Palma v. Golden State FC, LLC, No. 1:2018cv00121 - Document 32 (E.D. Cal. 2018)

Court Description: ORDER Denying Plaintiff's 10 Motion to Remand and Granting Defendant's 12 Motion to Dismiss, signed by District Judge Dale A. Drozd on 7/18/2018. (Within 28 days of service of this order, plaintiff is directed either to file an amended complaint, or to file a notice of intent to proceed only on the remaining claims.) (Gaumnitz, R)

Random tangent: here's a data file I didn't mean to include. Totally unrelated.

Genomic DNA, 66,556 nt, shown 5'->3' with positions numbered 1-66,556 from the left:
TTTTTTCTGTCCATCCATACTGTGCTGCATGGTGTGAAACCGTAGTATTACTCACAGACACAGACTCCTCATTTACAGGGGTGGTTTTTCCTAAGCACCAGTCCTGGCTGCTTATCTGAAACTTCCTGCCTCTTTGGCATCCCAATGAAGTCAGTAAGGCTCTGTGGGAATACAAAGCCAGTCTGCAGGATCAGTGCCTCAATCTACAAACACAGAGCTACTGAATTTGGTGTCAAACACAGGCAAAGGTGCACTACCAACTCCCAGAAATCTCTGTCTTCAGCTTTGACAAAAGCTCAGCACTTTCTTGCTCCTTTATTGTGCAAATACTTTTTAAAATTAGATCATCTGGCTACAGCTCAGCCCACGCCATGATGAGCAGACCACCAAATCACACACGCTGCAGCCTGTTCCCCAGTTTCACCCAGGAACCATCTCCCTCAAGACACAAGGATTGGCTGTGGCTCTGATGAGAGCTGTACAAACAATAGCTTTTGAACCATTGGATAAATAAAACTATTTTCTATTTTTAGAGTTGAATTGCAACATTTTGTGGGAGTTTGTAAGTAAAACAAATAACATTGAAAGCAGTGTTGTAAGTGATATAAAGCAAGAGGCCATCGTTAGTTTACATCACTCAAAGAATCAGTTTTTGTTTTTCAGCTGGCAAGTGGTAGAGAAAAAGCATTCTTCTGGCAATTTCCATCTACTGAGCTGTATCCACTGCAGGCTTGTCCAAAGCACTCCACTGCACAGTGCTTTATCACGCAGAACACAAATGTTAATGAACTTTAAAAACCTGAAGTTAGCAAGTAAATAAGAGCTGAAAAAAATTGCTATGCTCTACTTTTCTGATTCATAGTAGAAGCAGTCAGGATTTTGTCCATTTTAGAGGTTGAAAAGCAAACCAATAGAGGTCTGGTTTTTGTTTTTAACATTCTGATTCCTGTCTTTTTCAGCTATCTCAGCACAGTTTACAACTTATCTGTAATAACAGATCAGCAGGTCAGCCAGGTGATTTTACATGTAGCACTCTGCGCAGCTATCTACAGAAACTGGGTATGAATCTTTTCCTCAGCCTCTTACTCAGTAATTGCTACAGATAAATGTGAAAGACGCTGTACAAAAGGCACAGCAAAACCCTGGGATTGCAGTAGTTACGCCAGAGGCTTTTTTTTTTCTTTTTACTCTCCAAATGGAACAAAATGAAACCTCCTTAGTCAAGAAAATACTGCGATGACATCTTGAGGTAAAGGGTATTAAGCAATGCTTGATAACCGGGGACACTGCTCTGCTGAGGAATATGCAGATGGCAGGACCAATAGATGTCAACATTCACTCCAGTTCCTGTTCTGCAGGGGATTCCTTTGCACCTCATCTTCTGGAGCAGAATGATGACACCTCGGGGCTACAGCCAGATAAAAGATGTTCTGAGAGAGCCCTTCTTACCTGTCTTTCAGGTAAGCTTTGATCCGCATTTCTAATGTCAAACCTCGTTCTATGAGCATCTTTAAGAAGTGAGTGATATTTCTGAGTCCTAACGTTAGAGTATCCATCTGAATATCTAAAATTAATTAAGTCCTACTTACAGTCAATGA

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1 2 3 4 5 6 7 8 UNITED STATES DISTRICT COURT 9 FOR THE EASTERN DISTRICT OF CALIFORNIA 10 11 ROMEO PALMA, 12 13 14 15 16 No. 1:18-cv-00121-DAD-MJS Plaintiff, v. GOLDEN STATE FC, LLC, d/b/a AMAZON.COM, ORDER DENYING PLAINTIFF’S MOTION TO REMAND AND GRANTING DEFENDANT’S MOTION TO DISMISS (Doc. Nos. 10, 12) Defendant. 17 18 This matter is before the court on plaintiff’s motion to remand (Doc. No. 10) and 19 defendant’s motion to dismiss. (Doc. No. 12.) On March, 20, 2018, those motions came before 20 the court for hearing. Attorney Graham Lambert appeared on behalf of plaintiff Romeo Palma. 21 Attorney Barbara J. Miller appeared on behalf of defendant Golden State FC, LLC. Having 22 reviewed the parties’ briefing and heard arguments, and for the reasons that follow, plaintiff’s 23 motion to remand will be denied, and defendants’ motion to dismiss will be granted. 24 BACKGROUND 25 In his first amended complaint, plaintiff alleges as follows. Plaintiff is employed by 26 defendant in its Patterson, California fulfillment center as a non-exempt employee. (Doc. No. 11 27 (“FAC”) at ¶ 11.) Plaintiff’s job duties at the fulfillment center include packaging, loading, 28 unloading, and various other tasks. (Id. at ¶ 8.) Plaintiff brings this action on behalf of himself 1 1 and all other similarly situated employees, alleging that they have been exposed to, have suffered, 2 and/or were permitted to work under defendant’s unlawful employment practices. (Id. at ¶ 18.) 3 Plaintiff’s FAC defines the proposed class as “[a]ll current or former California residents who 4 worked for Defendant as non-exempt employees at any time beginning four (4) years prior to the 5 filing of the Complaint through the date notice is mailed to the Class (the “Class period”).” (Id. at 6 ¶ 19.) 7 According to the FAC, defendant’s employees are required to report for duty at the 8 beginning of their shift, but that prior to doing so, they must “clock in.” (Id. at ¶ 10.) In addition, 9 upon ending their shift, employees must “clock out.” (Id.) However, the facility in which the 10 class members work is quite large, and the location to clock in and clock out is frequently located 11 a considerable distance away from where an employee actually performs his or her job duties. 12 (Id. at ¶¶ 9–10.) Accordingly, plaintiff alleges, it often takes several minutes to walk from the 13 clock in location to where an employee must report for duty. (Id. at ¶ 10.) The result of this 14 arrangement is that while employees may be scheduled to work a 10-hour shift, in practical effect, 15 their shifts frequently last longer than 10 hours to account for the time spent clocking in and out. 16 (Id. at ¶ 11.) Plaintiff argues that under California law, the fact that the shifts lasted more than 10 17 hours necessitates an additional rest break, which was not provided by defendant. (Id. at ¶ 12.) 18 Based upon these allegations, plaintiff asserts four causes of action against defendant. On 19 January 3, 2018, defendant removed this action to this federal court. (Doc. No. 1.) On February 20 2, 2018, plaintiff filed its motion to remand. (Doc. No. 10.) On February 7, 2018, plaintiff filed 21 its FAC.1 (Doc. No. 11.) On February 20, 2018, defendant moved to dismiss plaintiff’s second 22 cause of action. (Doc. No. 12.) Oppositions to both motions were filed on March 6, 2018. (Doc. 23 Nos. 13, 14.) Replies were filed on March 13, 2018. (Doc. Nos. 15, 16.) 24 ///// 25 ///// 26 27 28 The court has examined both plaintiff’s original complaint and the FAC, but for purposes of determining whether this court possesses subject-matter jurisdiction, the two complaints appear identical. 2 1 1 2 LEGAL STANDARD A. 3 Motion to Remand A defendant in state court may remove a civil action to federal court so long as that case 4 could originally have been filed in federal court. 28 U.S.C. § 1441(a); City of Chicago v. Int’l 5 Coll. of Surgeons, 522 U.S. 156, 163 (1997). Thus, removal of a state action may be based on 6 either diversity jurisdiction or federal question jurisdiction. City of Chicago, 522 U.S. at 163; 7 Caterpillar Inc. v. Williams, 482 U.S. 386, 392 (1987). Removal jurisdiction is based entirely on 8 federal statutory authority. See 28 U.S.C. § 1441 et seq. These removal statutes are strictly 9 construed, and removal jurisdiction is to be rejected in favor of remand to the state court if there 10 are doubts as to the right of removal. Nevada v. Bank of Am. Corp., 672 F.3d 661, 667 (9th Cir. 11 2012); Geographic Expeditions, Inc. v. Estate of Lhotka, 599 F.3d 1102, 1107 (9th Cir. 2010); 12 Provincial Gov’t of Marinduque v. Placer Dome, Inc., 582 F.3d 1083, 1087 (9th Cir. 2009); Gaus 13 v. Miles, Inc., 980 F.2d 564, 566 (9th Cir. 1992). The defendant seeking removal of an action 14 from state court bears the burden of establishing grounds for federal jurisdiction by a 15 preponderance of the evidence. Geographic Expeditions, 599 F.3d at 1106–07; Hunter v. Philip 16 Morris USA, 582 F.3d 1039, 1042 (9th Cir. 2009); Gaus, 980 F.2d at 566–67. The district court 17 must remand the case “[i]f at any time before final judgment it appears that the district court lacks 18 subject matter jurisdiction.” 28 U.S.C. § 1447(c); see also Smith v. Mylan, Inc., 761 F.3d 1042, 19 1044 (9th Cir. 2014); Bruns v. Nat’l Credit Union Admin., 122 F.3d 1251, 1257 (9th Cir. 1997) 20 (holding that remand for lack of subject matter jurisdiction “is mandatory, not discretionary”). 21 B. Motion to Dismiss 22 The purpose of a motion to dismiss pursuant to Rule 12(b)(6) is to test the legal 23 sufficiency of the complaint. N. Star Int’l v. Ariz. Corp. Comm’n, 720 F.2d 578, 581 (9th Cir. 24 1983). “Dismissal can be based on the lack of a cognizable legal theory or the absence of 25 sufficient facts alleged under a cognizable legal theory.” Balistreri v. Pacifica Police Dep’t, 901 26 F.2d 696, 699 (9th Cir. 1990). A plaintiff is required to allege “enough facts to state a claim to 27 relief that is plausible on its face.” Bell Atl. Corp. v. Twombly, 550 U.S. 544, 570 (2007). “A 28 claim has facial plausibility when the plaintiff pleads factual content that allows the court to draw 3 1 the reasonable inference that the defendant is liable for the misconduct alleged.” Ashcroft v. 2 Iqbal, 556 U.S. 662, 678 (2009). 3 In determining whether a complaint states a claim on which relief may be granted, the 4 court accepts as true the allegations in the complaint and construes the allegations in the light 5 most favorable to the plaintiff. Hishon v. King & Spalding, 467 U.S. 69, 73 (1984); Love v. 6 United States, 915 F.2d 1242, 1245 (9th Cir. 1989). However, the court need not assume the truth 7 of legal conclusions cast in the form of factual allegations. U.S. ex rel. Chunie v. Ringrose, 788 8 F.2d 638, 643 n.2 (9th Cir. 1986). While Rule 8(a) does not require detailed factual allegations, 9 “it demands more than an unadorned, the defendant-unlawfully-harmed-me accusation.” Iqbal, 10 556 U.S. at 678. A pleading is insufficient if it offers mere “labels and conclusions” or “a 11 formulaic recitation of the elements of a cause of action.” Twombly, 550 U.S. at 555. See also 12 Iqbal, 556 U.S. at 676 (“Threadbare recitals of the elements of a cause of action, supported by 13 mere conclusory statements, do not suffice.”). Moreover, it is inappropriate to assume that the 14 plaintiff “can prove facts which it has not alleged or that the defendants have violated the . . . laws 15 in ways that have not been alleged.” Associated Gen. Contractors of Cal., Inc. v. Cal. State 16 Council of Carpenters, 459 U.S. 519, 526 (1983). 17 18 19 DISCUSSION A. Plaintiff’s Motion to Remand Because it implicates the court’s jurisdiction over this matter, the court first addresses 20 plaintiff’s motion to remand. Defendant invoked this court’s jurisdiction under the Class Action 21 Fairness Act of 2005 (“CAFA”), which gives federal courts jurisdiction over class actions if (1) 22 the class has more than 100 members, (2) the parties are minimally diverse, and (3) the amount in 23 controversy exceeds $5 million. Dart Cherokee Basin Operating Co. v. Owens, ___ U.S. ___, 24 135 S. Ct. 547, 552 (2014) (citing 28 U.S.C. § 1332(d)). In moving to remand this action to state 25 court, plaintiff contends that the amount in controversy threshold is not met here. (Doc. No. 10.) 26 A defendant’s notice of removal under CAFA “‘need include only a plausible allegation 27 that the amount in controversy exceeds the jurisdictional threshold,’ and need not contain 28 evidentiary submissions.” Ibarra v. Manheim Invs., Inc., 775 F.3d 1193, 1197 (9th Cir. 2015) 4 1 (quoting Dart, 135 S. Ct. at 554). However, if the plaintiff contests (or the court questions) 2 whether the amount in controversy requirement has been satisfied, “both sides submit proof and 3 the court decides, by a preponderance of the evidence, whether the amount-in-controversy 4 requirement has been satisfied.” Dart, 135 S. Ct. at 554. In cases which are removed pursuant to 5 CAFA, there exists no “antiremoval presumption.” Id.; see also Jordan v. Nationstar Mortg. 6 LLC, 781 F.3d 1178, 1183–84 (9th Cir. 2015) (noting that in passing CAFA, Congress had an 7 “overall intent . . . to strongly favor the exercise of federal diversity jurisdiction over class actions 8 with interstate ramifications”) (quoting S. REP. NO. 109-14, at 35 (2005), as reprinted in 2005 9 U.S.C.C.A.N. 3, 34). 10 Here, although not required to do so, defendant provided evidentiary support addressing 11 the amount in controversy in conjunction with its notice of removal. (See Doc. No. 1-3 (the 12 “Nickerson Declaration”).) This material consists of a declaration by Peter Nickerson, an 13 economist and consultant specializing in economic and statistical analysis. (Id. at ¶ 2.) 14 Nickerson conducted an analysis of defendant’s payroll data for putative class members in this 15 action, but limited his analysis to only one of defendant’s facilities. (Id. at ¶ 3.) After applying 16 Nickerson’s analysis to all causes of action in the complaint, defendant averred in its notice of 17 removal that the amount in controversy in this action is well in excess of the jurisdictional 18 minimum. (See Doc. No. 1 at 9–10.) 19 In the pending motion to remand, plaintiff contends that the methodology of the 20 Nickerson Declaration was flawed. Specifically, plaintiff argues the Nickerson Declaration was 21 over-inclusive by including all shifts in which an employee worked more than 10 hours. 22 According to plaintiff, this action concerns only individuals who were scheduled to work 10-hour 23 shifts but in fact worked longer than 10 hours. (See Doc. No. 10 at 6.) It therefore excludes, for 24 instance, individuals who were scheduled to work 11.5-hour shifts. Plaintiff argues that because 25 the Nickerson Declaration includes persons scheduled to work 11.5-hour shifts in its analysis, it 26 overestimates the total amount of damages at issue in this action. 27 The parties have devoted much of their briefing to arguing this point. However, the court 28 need not resolve this dispute because, in response to the instant motion to remand, defendant has 5 1 provided a second Nickerson Declaration addressing plaintiff’s concerns. (Doc. No. 14-1.) This 2 second Declaration limits its analysis to employees who were (a) scheduled to work a 10-hour 3 shift, (b) worked more than 10 hours according to their clock out time, but (c) worked less than 4 11.5 hours.2 Even excluding the potential recovery of attorney’s fees, the second Nickerson 5 Declaration reflects a finding that the amount in controversy here is well over $5,000,000. (See 6 Doc. No. 14.) 7 At oral argument, plaintiff raised yet another objection to the methodology of these 8 analyses. In both declarations submitted by Nickerson, the analysis assumed a violation rate of 9 100%—that is, it assumed that according to the complaint as pleaded, in every case in which an 10 employee worked a certain number of hours, the employee was not provided with a third rest 11 break as required. Plaintiff contended at oral argument that this assumption is unwarranted based 12 on the allegations of the complaint, resulting in an inflated damages estimate by defendant. In a case presenting similar facts, the Ninth Circuit noted that “[t]he complaint alleges a 13 14 ‘pattern and practice’ of labor law violations but does not allege that this ‘pattern and practice’ is 15 universally followed every time the wage and hour violation could arise.” Ibarra, 775 F.3d at 16 1199. Because the complaint did not “allege that [defendant] universally, on each and every shift, 17 violate[d] labor laws by not giving rest and meal breaks,” defendant bore the burden of showing 18 that its estimated amount in controversy was based on a violation rate “grounded in real 19 evidence.” Id. Because neither party in Ibarra had submitted evidence as to the possible 20 violation rate, the Ninth Circuit remanded the case to the district court with instructions to 21 consider such evidence from the parties. Id. at 1200; see also Salcido v. Evolution Fresh, Inc., 22 No. 2:14-cv-09223-SVW-PLA, 2016 WL 79381, at *4 (C.D. Cal. Jan. 6, 2016) (“It would be 23 unreasonable to assume a 100% violation rate based only on a plaintiff’s allegation of a ‘pattern 24 2 25 26 27 28 Capping the analysis at an 11.5 hour maximum appears to have been done by defendant in response to an exhibit submitted by plaintiff in support of the motion to remand. (Doc. No. 10 at 11.) That exhibit is a copy of the shifts scheduled by defendant for its employees. (Id. at 6.) According to plaintiff’s exhibit, employees scheduled to work 8 and 10 hour shifts receive only two rest breaks, while those scheduled for 11.5 hour shifts receive three rest breaks. (Id. at 11.) Therefore, by limiting its analysis to employees who worked less than 11.5 hours, the second Nickerson Declaration excludes employees who were scheduled to receive a third rest break. 6 1 and practice’ of labor violations.”); Moreno v. Ignite Rest. Grp., No. C 13-05091 SI, 2014 WL 2 1154063, at *5 (N.D. Cal. Mar. 20, 2014) (noting that district judges in the Northern District of 3 California “disavow the use of a 100% violation rate when calculating the amount in controversy 4 absent evidentiary support.”). 5 Here, because neither party had provided briefing on this issue, the court required 6 supplemental briefing from the parties. (Doc. No. 25.) Specifically, the court directed the parties 7 to address three discrete issues: first, whether the complaint, as pleaded, alleged a violation rate 8 of 100%; second, in the event the complaint alleged a violation rate of less than 100%, what 9 constitutes a reasonable violation rate based on the allegations of the complaint; and third, in light 10 of that violation rate, what constitutes a reasonable estimate of the amount in controversy. (See 11 Doc. No. 25 at 4–5.) The parties have now filed their supplemental briefs in response to the 12 court’s inquiry. (Doc. Nos. 28, 29.) 13 As discussed above, plaintiff contends in his motion to remand that this action concerns 14 only individuals who were scheduled to work 10-hour shifts but in fact proceeded to work longer 15 than 10 hours. (See Doc. No. 10 at 6.) Assuming this to be true for present purposes, defendant 16 submitted yet a third Nickerson Declaration from its expert stating that at four of defendant’s 17 facilities in California, there were approximately 885,000 shifts meeting these criteria during the 18 relevant time period. (Doc. No. 28-1 at ¶ 5.) Against this number, defendant applies a quite 19 conservative violation rate of roughly 25%. See Varsam v. Lab. Corp. of Am., No. 14CV2719 20 BTM JMA, 2015 WL 4199287, at *3 (S.D. Cal. July 13, 2015) (finding that a 25% violation rate 21 “would be a conservative and reasonable assumption” based on allegations that defendants “had a 22 practice and/or policy of requiring Plaintiff and class members to clock out for rest periods”); see 23 also Oda v. Gucci Am., Inc., No. 2:14-CV-07469-SVW, 2015 WL 93335, at *5 (C.D. Cal. Jan. 7, 24 2015) (finding that an assumed violation rate of 50% was reasonable in light of allegations that 25 defendant “maintained a policy or practice of not paying additional compensation for missed meal 26 and/or rest periods”) (internal quotation marks omitted). Applying the mean hourly wages at each 27 of those four facilities, defendant concludes that the amount in controversy as to plaintiff’s first 28 cause of action is over $7,000,000. (Doc. No. 28 at 9.) 7 1 The court finds this estimate to be a reasonable approximation of the amount in 2 controversy in light of the allegations in the FAC. The FAC unequivocally alleges that 3 “Defendant does not provide Plaintiff and class members with time to clock-in and clock-out, and 4 travel to the location to report for work, in scheduling Plaintiff and Class member’s shifts.” (FAC 5 at ¶ 10.) The FAC speaks in absolutes—indeed, were it otherwise, it is doubtful whether this 6 action could be maintained as a class action. See Wal-Mart Stores, Inc. v. Dukes, 564 U.S. 338, 7 350 (2011) (noting that claims in a class action must contain a “common contention . . . of such a 8 nature that it is capable of classwide resolution”). The court finds that an assumed violation rate 9 of 25% is more than reasonable in light of the allegations in the FAC. Moreover, plaintiff’s response on this point is unpersuasive. Plaintiff contends that 10 11 defendant has not established jurisdiction under CAFA because defendant has failed to provide 12 the “actual violation rate.” (Doc. No. 29 at 9.) As an initial matter, the court reiterates that the 13 standard for establishing the amount in controversy under CAFA is a preponderance of the 14 evidence, not mathematical certainty. See Dart, 135 S. Ct. at 554. Plaintiff has not submitted any 15 further evidence to rebut the third Nickerson Declaration, leaving the court with limited support 16 for plaintiff’s position. Moreover, defendant need not state the amount of damages that are 17 actually recoverable in this action. See LaCross v. Knight Transp. Inc., 775 F.3d 1200, 1203 (9th 18 Cir. 2015) (cautioning against “conflating the amount in controversy with the amount of damages 19 ultimately recoverable”). Defendant denies the allegations of the FAC and states that no violation 20 occurred. What plaintiff appears to seek from defendant is not merely an estimate of the amount 21 in controversy, but rather identification of the number of violations that actually occurred. That 22 burden, however, remains with plaintiff. See Amaya v. Consol. Container Co., No. 2:15-cv- 23 03369-SVW-PLA, 2015 WL 4574909, at *2 (C.D. Cal. July 28, 2015) (“[D]efendants should not 24 be required to fall on their swords to establish the propriety of removal jurisdiction.”); Unutoa v. 25 Interstate Hotels & Resorts, Inc., No. 2:14-CV-09809-SVW-PJ, 2015 WL 898512, at *3 (C.D. 26 Cal. Mar. 3, 2015) (“[A] removing defendant is not required to go so far as to prove Plaintiff's 27 case for him by proving the actual rates of violation.”) (citing Oda, 2015 WL 93335, at *5). 28 ///// 8 1 Because the court concludes that defendant has established an amount in controversy in excess of 2 $5,000,000 by a preponderance of the evidence, plaintiff’s motion to remand will be denied. 3 B. Motion to Dismiss The court next addresses defendant’s motion to dismiss plaintiff’s second cause of action, 4 5 which alleges a violation of California Labor Code § 510. As discussed above, plaintiff alleges 6 that class members worked shifts exceeding ten hours, but were not provided a third rest break as 7 required. 8 9 Under California law, employees are entitled to one paid 10-minute rest period per four hours of work, or a major fraction thereof. Murphy v. Kenneth Cole Prods., Inc., 40 Cal. 4th 10 1094, 1104 (2007) (citing Cal. Code Regs. tit. 8, § 11070(12)). The California Supreme Court 11 has defined the phrase “major fraction thereof” to mean more than half. Brinker Rest. Corp. v. 12 Superior Court, 53 Cal. 4th 1004, 1029 (2012). Here, plaintiff alleges that an individual who 13 works a shift of exactly 10 hours is entitled to only two rest breaks, while an individual who 14 works a shift greater than 10 hours is entitled to an additional rest break. (FAC at ¶ 1.) The FAC 15 also alleges that this third rest break was not provided to the proposed class members. (Id. at 16 ¶ 12.) 17 Plaintiff brings his second cause of action under California Labor Code § 510, which 18 provides that “[a]ny work in excess of eight hours in one workday . . . shall be compensated at the 19 rate of no less than one and one-half times the regular rate of pay for an employee.” Relying on 20 this provision, plaintiff contends that all employees who worked over 10 hours and did not 21 receive a 10-minute rest break should be compensated for those 10 minutes at one and a half 22 times their normal rate of pay. 23 The California Labor Code contains a specific provision related to the denial of rest 24 breaks. That provision, § 226.7, states that if an employer fails to provide an employee with a 25 rest break or meal break, “the employer shall pay the employee one additional hour of pay at the 26 employee’s regular rate of compensation for each workday that the meal or rest or recovery 27 period is not provided.” Cal. Lab. Code § 226.7. The first cause of action presented by plaintiff’s 28 FAC alleges a violation of this exact provision, and defendant has not moved for dismissal of that 9 1 claim. (FAC at 8–9.) However, plaintiff argues that based upon the facts alleged in the FAC, 2 defendant’s failure to provide a third rest break triggers liability under both § 226.7 and § 510 3 because the third rest break would have taken place during overtime hours. The court is unaware of any case addressing whether an employer’s failure to provide a 4 5 rest break permits an employee to seek overtime compensation under § 510 for the time in which 6 the employee would have taken that rest break, and plaintiff has provided no authority to support 7 this proposition. However, the California Supreme Court appears to have foreclosed plaintiff’s 8 contention in this regard. In a case determining the statute of limitations governing claims 9 brought under § 226.7, the California Supreme Court noted that for “[a]n employee forced to 10 forgo his or her meal period [or rest break] . . . Section 226.7 provides the only compensation for 11 these injuries” under California law. Murphy, 40 Cal. 4th at 1104 (emphasis added). If plaintiff 12 is correct that the putative class members were unlawfully denied a third rest break, they already 13 possess an adequate remedy at law pursuant to § 226.7. Plaintiff cites no authority for the 14 proposition that § 510 provides an additional remedy.3 Finding no other allegations in the FAC 15 that could plausibly support a claimed violation of § 510, defendant’s motion to dismiss 16 plaintiff’s second cause of action alleging a violation of California Labor Code § 510 will be 17 granted. 18 CONCLUSION 19 For the reasons set forth above, 20 1. Plaintiff’s motion to remand (Doc. No. 10) is denied; 21 2. Defendant’s motion to dismiss (Doc. No. 12) is granted; 22 3. Plaintiff is granted leave to amend his complaint to attempt to cure the deficiencies 23 identified in this order; and 24 Rather, plaintiff relies solely on the Washington Supreme Court’s decision in Washington State Nurses Association v. Sacred Heart Medical Center, 175 Wash. 2d 822, 287 P.3d 516 (2012), holding that employees deprived of rest breaks could recover both for the rest break and for the overtime they would have been paid if the rest break had been provided. However, that case interpreted Washington state law and has not been cited by any California state court. Accordingly, the decision in Washington State Nurses Association has no bearing on this court’s interpretation of California law in this regard. 10 3 25 26 27 28 1 4. Within 28 days of service of this order, plaintiff is directed either to file an 2 amended complaint, or to file a notice of intent to proceed only on the remaining 3 claims. 4 IT IS SO ORDERED. 5 6 Dated: July 18, 2018 UNITED STATES DISTRICT JUDGE 7 8 9 10 11 12 13 14 15 16 17 18 19 20 21 22 23 24 25 26 27 28 11